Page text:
• No net erosion or deposition occurs along its channel.
    • The stream is capable of handling all sediment introduced to it from its tributaries.
  • 72. Cont’d
    • B. Non-graded stream
    • Energy within the system is not evenly distributed along the profile; contains falls and basins.
    • Falls result in a concentration of energy, which promotes erosion.
    • Basins result in a decrease in energy, which promotes deposition.
  • 73. Young Stage -Has steep-sided and narrow V-shaped valley created by vertical erosion -characterized by waterfalls and rapids. -Water is often quite clear because the river is not carrying much load in suspension. -Velocity is high. -Down cutting and head ward erosion are the major processes of river erosion. and head ward erosion is dominant
  • 74. Cont’d
    • Valley profile in the upper course
    V shape valley
  • 75. Long Profile o f a typical stream    
    • Is a depiction of the down slope gradient of stream. 
  • 76. Gorge
    •   A gorge is a steep, V-shaped valley formed by the vertical (down ward) erosion of the land by the river.
    • The Indus Gorge in Kashmir is the deepest in the world (about 5180 m.).
    • If the region is arid where there is little weathering and mass wasting on the valley sides, the gorge will be impressively deep. If such a gorge is deep, long and U-shaped, we call it canyon.
  • 77. Cont’d
    • In the case of a canyon the valley is deepened more than they are widened.
    • Slot-canyon: Young stream, eroding down and no mass wasting
  • 78. Cont’d
    • Water fall : a steep drop in the course of a river.
    • It has a high head of water and a characteristic Plunge pool at the base.
    • Waterfalls often form when a band of resistant rock lies over softer, less resistant rocks.
    • Knick point- a sharp irregularity in a stream-channel profile, commonly caused by abrupt changes in bedrock resistance and at which Waterfalls starts.
    • Plunge pool : also known as a waterfall lake
    • Is a pool, lake, or pond that is small in diameter, but deep.
    • Plunge pools can remain after the waterfall has ceased to exist or the stream has been diverted.
  • 79. Cont’d - Cap Rock - layer of hard resistant rock forming the 'step' over which the 'falls' occur in a waterfall.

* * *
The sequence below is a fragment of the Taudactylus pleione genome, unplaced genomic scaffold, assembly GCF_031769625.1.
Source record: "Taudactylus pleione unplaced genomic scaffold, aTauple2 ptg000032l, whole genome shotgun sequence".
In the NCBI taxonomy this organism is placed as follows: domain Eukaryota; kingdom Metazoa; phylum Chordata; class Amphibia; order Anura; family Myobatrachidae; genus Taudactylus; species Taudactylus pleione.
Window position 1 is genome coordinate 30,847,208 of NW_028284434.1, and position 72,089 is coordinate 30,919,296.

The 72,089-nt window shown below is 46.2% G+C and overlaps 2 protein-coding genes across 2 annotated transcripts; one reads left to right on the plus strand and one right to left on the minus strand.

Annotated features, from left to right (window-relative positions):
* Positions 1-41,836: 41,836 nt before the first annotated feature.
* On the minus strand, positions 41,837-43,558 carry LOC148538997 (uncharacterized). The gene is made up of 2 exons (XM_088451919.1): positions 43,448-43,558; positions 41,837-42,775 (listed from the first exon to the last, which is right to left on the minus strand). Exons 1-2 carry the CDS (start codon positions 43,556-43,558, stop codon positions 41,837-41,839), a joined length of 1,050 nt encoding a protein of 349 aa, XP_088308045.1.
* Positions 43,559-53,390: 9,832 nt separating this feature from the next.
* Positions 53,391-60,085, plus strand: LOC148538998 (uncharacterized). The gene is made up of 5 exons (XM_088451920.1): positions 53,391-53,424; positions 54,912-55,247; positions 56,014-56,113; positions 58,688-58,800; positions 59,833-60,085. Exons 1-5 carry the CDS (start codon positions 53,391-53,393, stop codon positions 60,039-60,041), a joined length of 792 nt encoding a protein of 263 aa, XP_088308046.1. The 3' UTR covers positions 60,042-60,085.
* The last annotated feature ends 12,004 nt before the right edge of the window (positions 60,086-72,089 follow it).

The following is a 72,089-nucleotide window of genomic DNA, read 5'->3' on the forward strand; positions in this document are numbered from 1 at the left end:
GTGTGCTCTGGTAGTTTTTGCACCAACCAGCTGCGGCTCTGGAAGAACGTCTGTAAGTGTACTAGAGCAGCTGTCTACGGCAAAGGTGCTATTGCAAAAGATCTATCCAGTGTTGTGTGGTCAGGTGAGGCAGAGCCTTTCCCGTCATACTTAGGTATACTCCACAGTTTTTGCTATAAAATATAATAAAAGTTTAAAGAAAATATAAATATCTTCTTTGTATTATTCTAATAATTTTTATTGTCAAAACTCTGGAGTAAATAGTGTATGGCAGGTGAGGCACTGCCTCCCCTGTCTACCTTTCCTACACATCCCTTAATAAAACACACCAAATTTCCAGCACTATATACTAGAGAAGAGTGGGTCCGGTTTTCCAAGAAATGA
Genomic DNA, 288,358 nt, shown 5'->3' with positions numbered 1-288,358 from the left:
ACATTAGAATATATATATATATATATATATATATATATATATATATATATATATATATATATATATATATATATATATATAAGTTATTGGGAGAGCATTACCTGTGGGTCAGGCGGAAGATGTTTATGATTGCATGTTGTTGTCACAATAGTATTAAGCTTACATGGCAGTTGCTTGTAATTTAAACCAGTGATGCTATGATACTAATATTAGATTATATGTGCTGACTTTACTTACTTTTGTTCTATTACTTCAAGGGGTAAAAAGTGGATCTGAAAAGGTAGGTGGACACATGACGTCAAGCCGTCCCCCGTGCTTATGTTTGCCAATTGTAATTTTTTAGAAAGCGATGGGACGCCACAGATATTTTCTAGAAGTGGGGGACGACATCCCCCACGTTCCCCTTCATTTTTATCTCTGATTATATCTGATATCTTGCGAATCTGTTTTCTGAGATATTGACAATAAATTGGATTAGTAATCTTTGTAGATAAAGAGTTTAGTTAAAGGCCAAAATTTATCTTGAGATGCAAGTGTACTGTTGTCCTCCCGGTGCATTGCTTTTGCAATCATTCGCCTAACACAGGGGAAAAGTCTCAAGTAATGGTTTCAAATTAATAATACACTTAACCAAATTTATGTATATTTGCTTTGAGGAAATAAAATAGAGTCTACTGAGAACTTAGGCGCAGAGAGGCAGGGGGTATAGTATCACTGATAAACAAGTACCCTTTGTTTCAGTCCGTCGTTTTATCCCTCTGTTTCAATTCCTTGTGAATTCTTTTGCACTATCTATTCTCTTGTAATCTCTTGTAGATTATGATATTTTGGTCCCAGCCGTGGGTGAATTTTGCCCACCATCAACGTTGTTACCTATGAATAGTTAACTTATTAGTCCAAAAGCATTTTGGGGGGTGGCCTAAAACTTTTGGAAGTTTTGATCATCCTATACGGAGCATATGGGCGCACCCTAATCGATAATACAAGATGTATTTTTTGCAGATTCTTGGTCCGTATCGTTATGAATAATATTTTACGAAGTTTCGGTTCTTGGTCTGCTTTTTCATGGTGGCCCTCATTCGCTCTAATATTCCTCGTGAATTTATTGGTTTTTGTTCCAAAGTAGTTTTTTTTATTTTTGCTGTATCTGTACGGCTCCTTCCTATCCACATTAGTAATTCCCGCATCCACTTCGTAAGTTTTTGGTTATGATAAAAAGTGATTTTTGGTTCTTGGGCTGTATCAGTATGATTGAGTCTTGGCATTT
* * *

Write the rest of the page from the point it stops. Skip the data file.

• 80. Water fall Tis Isat” (Blue Nile) Waterfall Cont’d
  • 81. Potholes
    • Are depressions that are eroded in to the land rock of the streambed by abrasive action of the sediment load.
    • When a stream is full, the swirling water can cause sand and pebbles to scour out smooth, cylindrical or bowl- shaped depression in hard rock.
    • Tend to form in spots where the rock is a little weaker than the surrounding rock.
    • They may contain certain sand or an assortment of beautifully rounded pebbles.
  • 82. Potholes Cont’d
  • 83.
    • spurs are ridges of more resistant rock around which a river is forced to wind as it passes downstream in the upper course.
    • Interlocking spurs form where the river is forced to swing from side to side around these
    Interlocking Spurs
  • 84. Interlocking Spurs River channel Cont’d
  • 85. Maturity stage
    • Many tributaries have fed the river upstream.
    • The volume of water increases and lateral erosion is taking place
    • River channel has become much wider and deeper
    • The surrounding valley has also become wider and flatter with a more extensive floodplain.
  • 86.
    • Bends or loops in the river
    • One of the most distinctive features of the river in the middle course is its increased sinuosity.
    • Unlike the relatively straight channel of the upper course, in the middle course there are many meander (bends) in the river.
    Meanders
  • 87. Cont’d
    • As water flows into a meander it takes on a helical or spiral flow that determines where erosion and deposition is concentrated.
    • Centrifugal force draws water toward the outside bank causing erosion and creates a bend . Sediment eroded from the outside bank is deposited on the inside bank
    • Slip off Slope - a small beach found on the inside of a meander bend where deposition has occurred in the low energy zone.
    • River Cliff - a small cliff formed on the outside of a meander bend due to erosion in this high-energy zone. when the water in an ox-bow lake dries
  • 88. Cont’d
  • 89. Cont’d
  • 90. Neck & Cutoff
    • Neck Is the upland between tow consecutive (opposing) meanders of a stream.